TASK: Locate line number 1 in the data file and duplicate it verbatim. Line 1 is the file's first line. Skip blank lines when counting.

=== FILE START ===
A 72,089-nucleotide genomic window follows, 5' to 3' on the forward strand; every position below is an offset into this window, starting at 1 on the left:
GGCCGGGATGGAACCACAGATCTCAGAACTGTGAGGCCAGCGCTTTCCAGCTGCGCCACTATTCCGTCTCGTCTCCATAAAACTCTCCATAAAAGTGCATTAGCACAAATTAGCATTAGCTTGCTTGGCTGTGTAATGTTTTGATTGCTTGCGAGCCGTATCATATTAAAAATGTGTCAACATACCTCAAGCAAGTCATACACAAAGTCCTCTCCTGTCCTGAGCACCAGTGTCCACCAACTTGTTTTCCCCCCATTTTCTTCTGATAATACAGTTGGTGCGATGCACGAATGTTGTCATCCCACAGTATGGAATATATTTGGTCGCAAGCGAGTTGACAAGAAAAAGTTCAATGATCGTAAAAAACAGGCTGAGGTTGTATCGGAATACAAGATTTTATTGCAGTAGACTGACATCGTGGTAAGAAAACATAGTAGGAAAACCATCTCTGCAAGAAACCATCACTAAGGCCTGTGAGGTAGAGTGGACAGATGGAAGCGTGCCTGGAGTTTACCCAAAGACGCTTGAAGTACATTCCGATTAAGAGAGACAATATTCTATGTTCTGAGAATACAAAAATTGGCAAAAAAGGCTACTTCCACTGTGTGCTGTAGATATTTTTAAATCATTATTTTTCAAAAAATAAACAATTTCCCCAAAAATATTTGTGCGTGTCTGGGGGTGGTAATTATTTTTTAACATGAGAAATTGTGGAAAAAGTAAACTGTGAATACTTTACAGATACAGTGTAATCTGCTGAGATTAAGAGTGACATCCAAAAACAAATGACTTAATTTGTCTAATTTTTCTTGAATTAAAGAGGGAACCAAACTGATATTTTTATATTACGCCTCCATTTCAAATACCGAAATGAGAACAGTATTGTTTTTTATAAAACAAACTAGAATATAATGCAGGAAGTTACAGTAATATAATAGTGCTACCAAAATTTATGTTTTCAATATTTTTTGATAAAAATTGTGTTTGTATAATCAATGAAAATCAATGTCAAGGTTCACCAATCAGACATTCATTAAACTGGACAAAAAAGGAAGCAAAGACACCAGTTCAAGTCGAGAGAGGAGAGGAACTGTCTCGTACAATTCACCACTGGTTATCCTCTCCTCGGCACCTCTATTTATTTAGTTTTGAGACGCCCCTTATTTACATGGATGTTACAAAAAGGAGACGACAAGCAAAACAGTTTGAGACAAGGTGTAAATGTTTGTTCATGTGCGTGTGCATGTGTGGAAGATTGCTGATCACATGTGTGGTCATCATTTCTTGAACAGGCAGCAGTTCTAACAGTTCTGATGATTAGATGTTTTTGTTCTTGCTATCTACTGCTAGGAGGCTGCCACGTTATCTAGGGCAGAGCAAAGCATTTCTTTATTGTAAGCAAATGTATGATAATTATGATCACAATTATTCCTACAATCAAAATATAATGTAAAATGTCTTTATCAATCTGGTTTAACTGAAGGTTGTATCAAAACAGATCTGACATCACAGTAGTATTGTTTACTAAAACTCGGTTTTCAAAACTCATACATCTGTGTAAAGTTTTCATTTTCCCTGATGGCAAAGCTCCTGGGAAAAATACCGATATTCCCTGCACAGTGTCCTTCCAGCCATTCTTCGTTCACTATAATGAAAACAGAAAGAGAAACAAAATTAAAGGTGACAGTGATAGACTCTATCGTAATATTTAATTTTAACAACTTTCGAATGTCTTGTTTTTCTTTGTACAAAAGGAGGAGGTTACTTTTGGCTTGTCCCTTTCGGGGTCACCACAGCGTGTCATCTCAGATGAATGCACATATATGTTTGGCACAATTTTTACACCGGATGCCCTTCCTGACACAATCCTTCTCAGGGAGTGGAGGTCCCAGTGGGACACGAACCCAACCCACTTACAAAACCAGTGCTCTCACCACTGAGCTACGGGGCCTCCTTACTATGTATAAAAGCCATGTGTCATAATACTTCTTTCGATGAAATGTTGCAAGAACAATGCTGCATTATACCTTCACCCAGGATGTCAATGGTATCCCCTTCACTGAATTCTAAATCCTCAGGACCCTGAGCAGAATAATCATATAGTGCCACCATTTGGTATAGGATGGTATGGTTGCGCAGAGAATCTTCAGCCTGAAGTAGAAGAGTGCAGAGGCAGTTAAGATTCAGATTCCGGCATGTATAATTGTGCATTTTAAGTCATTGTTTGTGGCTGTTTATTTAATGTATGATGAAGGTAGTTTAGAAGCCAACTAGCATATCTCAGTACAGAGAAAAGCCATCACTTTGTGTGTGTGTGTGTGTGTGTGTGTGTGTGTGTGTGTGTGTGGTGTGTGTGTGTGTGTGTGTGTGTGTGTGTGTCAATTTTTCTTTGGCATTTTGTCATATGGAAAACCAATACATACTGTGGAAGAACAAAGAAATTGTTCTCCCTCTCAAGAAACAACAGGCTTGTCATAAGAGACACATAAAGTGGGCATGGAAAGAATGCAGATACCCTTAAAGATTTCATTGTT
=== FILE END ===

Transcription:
A 72,089-nucleotide genomic window follows, 5' to 3' on the forward strand; every position below is an offset into this window, starting at 1 on the left: